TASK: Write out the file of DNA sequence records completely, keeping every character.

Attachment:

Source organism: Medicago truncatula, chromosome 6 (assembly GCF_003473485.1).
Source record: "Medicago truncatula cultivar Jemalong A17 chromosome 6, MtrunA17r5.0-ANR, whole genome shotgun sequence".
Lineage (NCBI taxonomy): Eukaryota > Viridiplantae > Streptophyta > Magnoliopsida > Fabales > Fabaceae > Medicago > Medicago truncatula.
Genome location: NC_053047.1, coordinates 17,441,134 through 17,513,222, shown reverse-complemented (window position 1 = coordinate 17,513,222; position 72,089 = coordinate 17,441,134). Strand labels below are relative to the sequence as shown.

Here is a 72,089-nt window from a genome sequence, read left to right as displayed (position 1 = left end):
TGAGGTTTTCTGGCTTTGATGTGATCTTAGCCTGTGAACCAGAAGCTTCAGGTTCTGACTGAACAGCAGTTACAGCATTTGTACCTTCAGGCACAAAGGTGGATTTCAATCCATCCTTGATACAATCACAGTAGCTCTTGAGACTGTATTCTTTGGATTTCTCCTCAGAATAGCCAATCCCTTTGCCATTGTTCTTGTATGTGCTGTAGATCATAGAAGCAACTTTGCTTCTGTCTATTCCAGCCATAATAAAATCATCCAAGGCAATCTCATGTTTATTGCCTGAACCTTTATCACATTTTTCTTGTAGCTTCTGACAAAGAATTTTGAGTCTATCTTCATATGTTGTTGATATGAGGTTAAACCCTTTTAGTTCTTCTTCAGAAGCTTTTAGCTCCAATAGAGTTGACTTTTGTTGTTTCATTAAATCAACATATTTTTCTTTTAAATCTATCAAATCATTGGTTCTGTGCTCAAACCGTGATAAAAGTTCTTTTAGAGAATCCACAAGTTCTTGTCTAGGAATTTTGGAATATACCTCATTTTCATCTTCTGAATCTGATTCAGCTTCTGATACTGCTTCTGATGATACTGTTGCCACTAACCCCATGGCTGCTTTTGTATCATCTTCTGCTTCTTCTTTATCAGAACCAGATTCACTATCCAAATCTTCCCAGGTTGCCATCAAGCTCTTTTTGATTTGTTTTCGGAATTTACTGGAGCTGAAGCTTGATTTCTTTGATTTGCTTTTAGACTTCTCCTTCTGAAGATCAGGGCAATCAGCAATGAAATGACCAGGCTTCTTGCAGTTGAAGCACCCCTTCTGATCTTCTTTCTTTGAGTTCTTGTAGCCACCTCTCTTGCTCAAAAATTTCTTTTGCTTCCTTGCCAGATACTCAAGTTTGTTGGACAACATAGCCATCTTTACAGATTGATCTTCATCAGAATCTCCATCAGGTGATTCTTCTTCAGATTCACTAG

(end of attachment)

Source organism: Medicago truncatula, chromosome 6 (assembly GCF_003473485.1).
Source record: "Medicago truncatula cultivar Jemalong A17 chromosome 6, MtrunA17r5.0-ANR, whole genome shotgun sequence".
Lineage (NCBI taxonomy): Eukaryota > Viridiplantae > Streptophyta > Magnoliopsida > Fabales > Fabaceae > Medicago > Medicago truncatula.
Genome location: NC_053047.1, coordinates 17,441,134 through 17,513,222, shown reverse-complemented (window position 1 = coordinate 17,513,222; position 72,089 = coordinate 17,441,134). Strand labels below are relative to the sequence as shown.

Here is a 72,089-nt window from a genome sequence, read left to right as displayed (position 1 = left end):
TGAGGTTTTCTGGCTTTGATGTGATCTTAGCCTGTGAACCAGAAGCTTCAGGTTCTGACTGAACAGCAGTTACAGCATTTGTACCTTCAGGCACAAAGGTGGATTTCAATCCATCCTTGATACAATCACAGTAGCTCTTGAGACTGTATTCTTTGGATTTCTCCTCAGAATAGCCAATCCCTTTGCCATTGTTCTTGTATGTGCTGTAGATCATAGAAGCAACTTTGCTTCTGTCTATTCCAGCCATAATAAAATCATCCAAGGCAATCTCATGTTTATTGCCTGAACCTTTATCACATTTTTCTTGTAGCTTCTGACAAAGAATTTTGAGTCTATCTTCATATGTTGTTGATATGAGGTTAAACCCTTTTAGTTCTTCTTCAGAAGCTTTTAGCTCCAATAGAGTTGACTTTTGTTGTTTCATTAAATCAACATATTTTTCTTTTAAATCTATCAAATCATTGGTTCTGTGCTCAAACCGTGATAAAAGTTCTTTTAGAGAATCCACAAGTTCTTGTCTAGGAATTTTGGAATATACCTCATTTTCATCTTCTGAATCTGATTCAGCTTCTGATACTGCTTCTGATGATACTGTTGCCACTAACCCCATGGCTGCTTTTGTATCATCTTCTGCTTCTTCTTTATCAGAACCAGATTCACTATCCAAATCTTCCCAGGTTGCCATCAAGCTCTTTTTGATTTGTTTTCGGAATTTACTGGAGCTGAAGCTTGATTTCTTTGATTTGCTTTTAGACTTCTCCTTCTGAAGATCAGGGCAATCAGCAATGAAATGACCAGGCTTCTTGCAGTTGAAGCACCCCTTCTGATCTTCTTTCTTTGAGTTCTTGTAGCCACCTCTCTTGCTCAAAAATTTCTTTTGCTTCCTTGCCAGATACTCAAGTTTGTTGGACAACATAGCCATCTTTACAGATTGATCTTCATCAGAATCTCCATCAGGTGATTCTTCTTCAGATTCACTAG